The HTC One has gained a lot of traction since its official release back in March, and for a couple of key reasons. The first being the most noticeable, and that's the premium aluminum unibody design that it's often praised for having. Another key reason for the current success of the HTC One is also for its introduction of front-facing speakers, called BoomSound, along with the Beats Audio integration that HTC has been known to add in their hardware. Last but not least, you have the 4-megapixel "UltraPixel" camera, and a new shooting mode that HTC calls Zoe.

I have recently switched phones from my iPhone 4S, which I had been carrying for a little over a year and a half, to the HTC One. Well, actually, let's back that up a little bit: I had first chosen the Galaxy S4, but found that the device just wasn't for me. I opted to go with the HTC One for its narrower body, despite the concerns I had in the back of my head for any 4 UltraPixel camera that the One boasted about. Yes, secretly in the back of my head, I actually did still consider megapixels to be an important thing when it comes to pictures. In fact, to a certain extent, I still do.

Upon getting properly situated with my new HTC One, one of the first things I did was test out this UltraPixel camera. At first I tried it in normal shooting mode in a dark room; no flash, no filters, no Zoe, no anything. The results showed exactly what the phone said it would do, and that is to produce a surprisingly well-lit photo in low light situations. That being said, it was still quite grainy and not exactly the clearest photo I had ever taken. Then again, at least you could tell what the image was. With most smartphone cameras, you'd be lucky if you could make out certain shapes. It was also nice that you didn't have to wait or deal with an intrusive flash. The phone just takes nice pictures in low-lit situations.

I tried out the various settings to see what could produce the best result. I actually had a really hard time producing a clear image most of the time, and if by chance I did walk away with a clear image it was a really lucky shot. When I did get those lucky shots, HDR and Macro worked very well in most situations. However, and almost ironically, Night mode did absolutely nothing to help the HTC One when it came to pictures taken in dark settings. I had much better results taking pictures in Normal mode than Night mode in dark rooms.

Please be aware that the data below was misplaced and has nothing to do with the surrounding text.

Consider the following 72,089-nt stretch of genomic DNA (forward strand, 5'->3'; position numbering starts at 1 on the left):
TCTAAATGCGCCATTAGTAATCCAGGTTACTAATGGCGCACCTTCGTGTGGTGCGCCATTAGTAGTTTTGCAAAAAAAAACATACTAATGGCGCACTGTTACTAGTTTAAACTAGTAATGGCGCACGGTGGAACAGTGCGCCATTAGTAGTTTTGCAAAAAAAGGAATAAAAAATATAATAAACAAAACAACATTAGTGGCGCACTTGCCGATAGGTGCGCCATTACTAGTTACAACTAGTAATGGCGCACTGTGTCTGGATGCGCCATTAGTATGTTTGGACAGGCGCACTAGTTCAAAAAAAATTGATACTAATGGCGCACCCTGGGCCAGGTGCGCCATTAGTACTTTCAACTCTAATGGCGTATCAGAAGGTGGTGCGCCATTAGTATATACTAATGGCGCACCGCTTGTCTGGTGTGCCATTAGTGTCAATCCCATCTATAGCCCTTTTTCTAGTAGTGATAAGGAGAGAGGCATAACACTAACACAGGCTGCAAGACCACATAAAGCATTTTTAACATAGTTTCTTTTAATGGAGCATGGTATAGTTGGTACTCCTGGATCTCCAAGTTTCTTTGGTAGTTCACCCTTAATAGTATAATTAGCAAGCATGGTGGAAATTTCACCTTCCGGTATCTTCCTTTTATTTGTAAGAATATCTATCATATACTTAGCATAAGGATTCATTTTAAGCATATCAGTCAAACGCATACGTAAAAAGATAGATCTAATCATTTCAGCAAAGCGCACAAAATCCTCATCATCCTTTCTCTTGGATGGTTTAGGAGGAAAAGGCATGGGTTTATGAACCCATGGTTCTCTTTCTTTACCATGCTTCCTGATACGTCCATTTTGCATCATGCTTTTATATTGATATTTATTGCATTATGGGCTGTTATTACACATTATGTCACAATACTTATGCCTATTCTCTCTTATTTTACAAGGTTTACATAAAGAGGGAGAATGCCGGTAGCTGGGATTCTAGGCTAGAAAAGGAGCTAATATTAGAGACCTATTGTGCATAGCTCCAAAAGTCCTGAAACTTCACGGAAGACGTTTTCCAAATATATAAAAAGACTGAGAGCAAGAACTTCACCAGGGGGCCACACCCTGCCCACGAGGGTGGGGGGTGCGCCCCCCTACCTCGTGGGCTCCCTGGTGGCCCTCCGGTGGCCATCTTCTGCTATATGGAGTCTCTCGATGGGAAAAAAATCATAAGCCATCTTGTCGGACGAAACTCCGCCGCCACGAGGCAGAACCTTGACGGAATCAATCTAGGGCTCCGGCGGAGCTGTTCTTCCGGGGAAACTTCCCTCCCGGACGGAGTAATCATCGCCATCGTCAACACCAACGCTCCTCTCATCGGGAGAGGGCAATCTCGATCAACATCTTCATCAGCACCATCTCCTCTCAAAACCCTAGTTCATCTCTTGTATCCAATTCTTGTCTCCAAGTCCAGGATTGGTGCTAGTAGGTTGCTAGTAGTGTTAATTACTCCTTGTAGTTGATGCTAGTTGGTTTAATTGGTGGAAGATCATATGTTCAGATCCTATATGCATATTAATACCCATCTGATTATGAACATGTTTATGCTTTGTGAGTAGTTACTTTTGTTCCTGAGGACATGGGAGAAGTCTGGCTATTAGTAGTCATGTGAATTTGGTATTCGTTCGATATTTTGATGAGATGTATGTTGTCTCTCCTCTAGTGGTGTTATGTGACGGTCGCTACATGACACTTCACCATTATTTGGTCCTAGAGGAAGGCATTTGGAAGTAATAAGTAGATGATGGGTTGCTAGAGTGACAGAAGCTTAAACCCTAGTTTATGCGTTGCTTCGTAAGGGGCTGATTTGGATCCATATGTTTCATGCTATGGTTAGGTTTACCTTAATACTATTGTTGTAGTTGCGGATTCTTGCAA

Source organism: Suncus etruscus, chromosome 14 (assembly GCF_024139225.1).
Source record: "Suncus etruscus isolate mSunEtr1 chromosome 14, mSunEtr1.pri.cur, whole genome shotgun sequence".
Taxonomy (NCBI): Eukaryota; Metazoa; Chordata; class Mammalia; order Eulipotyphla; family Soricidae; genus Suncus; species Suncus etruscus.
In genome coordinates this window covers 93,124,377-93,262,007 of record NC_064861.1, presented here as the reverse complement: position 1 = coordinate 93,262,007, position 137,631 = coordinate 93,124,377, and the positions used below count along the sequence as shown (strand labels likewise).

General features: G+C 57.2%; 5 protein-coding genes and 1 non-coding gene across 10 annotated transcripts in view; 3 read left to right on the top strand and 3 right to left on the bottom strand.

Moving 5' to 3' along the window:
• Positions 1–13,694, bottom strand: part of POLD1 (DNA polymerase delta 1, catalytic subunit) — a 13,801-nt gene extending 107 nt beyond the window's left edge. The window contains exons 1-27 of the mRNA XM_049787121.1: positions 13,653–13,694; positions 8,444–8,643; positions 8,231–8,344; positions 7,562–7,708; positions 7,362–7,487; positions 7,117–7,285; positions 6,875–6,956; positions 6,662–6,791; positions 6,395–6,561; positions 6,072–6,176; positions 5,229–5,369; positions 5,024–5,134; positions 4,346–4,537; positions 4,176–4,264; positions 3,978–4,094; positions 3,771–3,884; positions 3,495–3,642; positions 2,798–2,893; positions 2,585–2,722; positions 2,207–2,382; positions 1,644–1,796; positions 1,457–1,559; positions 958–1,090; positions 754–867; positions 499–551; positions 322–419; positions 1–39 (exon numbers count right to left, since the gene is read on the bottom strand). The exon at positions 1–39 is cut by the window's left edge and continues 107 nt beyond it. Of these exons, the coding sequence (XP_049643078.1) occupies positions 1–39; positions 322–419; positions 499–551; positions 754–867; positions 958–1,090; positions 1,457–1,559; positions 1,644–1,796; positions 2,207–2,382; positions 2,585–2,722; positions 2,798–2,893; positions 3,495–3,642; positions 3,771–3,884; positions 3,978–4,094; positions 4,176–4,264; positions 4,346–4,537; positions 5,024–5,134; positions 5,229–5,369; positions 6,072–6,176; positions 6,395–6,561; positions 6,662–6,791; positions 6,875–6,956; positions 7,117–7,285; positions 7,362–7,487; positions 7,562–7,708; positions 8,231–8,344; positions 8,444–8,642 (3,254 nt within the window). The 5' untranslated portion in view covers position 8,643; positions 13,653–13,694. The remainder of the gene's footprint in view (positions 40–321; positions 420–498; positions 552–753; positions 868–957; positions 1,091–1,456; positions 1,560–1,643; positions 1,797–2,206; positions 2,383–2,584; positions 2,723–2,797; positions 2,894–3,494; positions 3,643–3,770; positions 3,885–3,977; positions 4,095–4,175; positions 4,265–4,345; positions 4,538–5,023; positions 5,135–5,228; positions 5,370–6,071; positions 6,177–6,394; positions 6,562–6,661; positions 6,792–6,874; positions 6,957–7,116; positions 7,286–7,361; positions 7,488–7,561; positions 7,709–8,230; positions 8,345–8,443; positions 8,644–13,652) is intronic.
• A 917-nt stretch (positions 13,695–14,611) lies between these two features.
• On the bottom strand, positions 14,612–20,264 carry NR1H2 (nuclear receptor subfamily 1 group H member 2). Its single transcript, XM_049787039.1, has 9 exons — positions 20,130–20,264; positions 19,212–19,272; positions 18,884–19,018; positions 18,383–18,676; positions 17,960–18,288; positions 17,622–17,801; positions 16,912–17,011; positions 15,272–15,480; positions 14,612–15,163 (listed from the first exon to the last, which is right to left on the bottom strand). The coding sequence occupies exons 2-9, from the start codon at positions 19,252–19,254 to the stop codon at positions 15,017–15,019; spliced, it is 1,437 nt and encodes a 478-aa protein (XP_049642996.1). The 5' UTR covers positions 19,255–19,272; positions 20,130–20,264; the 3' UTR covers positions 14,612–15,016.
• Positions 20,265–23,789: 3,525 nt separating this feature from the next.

I didn't use Zoe very much because at first, I don't think I quite understood the concept. I was under the impression that Zoes would take bits of recordings and photos and string them together with some ambient music. I was kind of wrong, because that's only part of what Zoe does. The other part of Zoe is the shooting mode, which takes short 5-second recording, and from there you could go through the frames and pick the clearest or best image from the 5 seconds of recording. Ever since discovering that's how Zoe really worked my pictures actually turn out rather well for the most part since I have so many frames to choose from. There are still times where I'll shoot a Zoe and not get the perfect shot, but for the most part the idea behind the concept is spot on. Especially for somebody like me, who has a wiggly toddler who won't hold still for more than a couple of seconds, missing that moment where they say "Cheese!" usually means you've missed your one and only chance. Toddlers are much too busy to sit still just so you can get a good photo.

Even if you don't have a toddler, or even kids, Zoe works well in most situations. I don't have really shaky hands, but they're not exactly the most still either (i.e. they're not that great for taking pictures), but with Zoe I can usually get that shot that isn't blurry, and it takes about as long to produce the Zoe as my Galaxy S4 did taking a single picture (albeit they were pretty good pictures). It seems like the only downside to Zoe is that you'll spend a lot of time sifting through frames to find the right shots, and after that you have to delete all of the "photos", or frames, that Zoes produce (which can quickly add up) but other than that I have found that I'm enjoying the concept immensely.

I've mentioned before that I thought that the HTC One's camera wasn't the best, and I still don't think it is. For overall quality, I would still say that the Galaxy S4's camera ranked higher than the One's in most situations, but the convenience of the HTC One camera definitely gives it an edge, especially when it comes to Zoe. In fact, if it hadn't been for Zoe I might still be extremely disappointed in what the One's camera has to offer, and I would have never gotten this sweet shot of Iron Man at the local science museum:

Or this action shot of my tot stepping all over the color-changing tiles:

In the end, even if I wasn't wowed by the whole UltraPixel bit initially, it seems that HTC did a good thing by incorporating Zoe.

Readers, what have your thoughts been on the HTC One's camera so far? Are you impressed with what the 4 UltraPixel camera can do, or do you think they could have done better by adding a higher megapixel count? What are your thoughts on Zoe? Share your opinions with me in the comments!

Images via HTC

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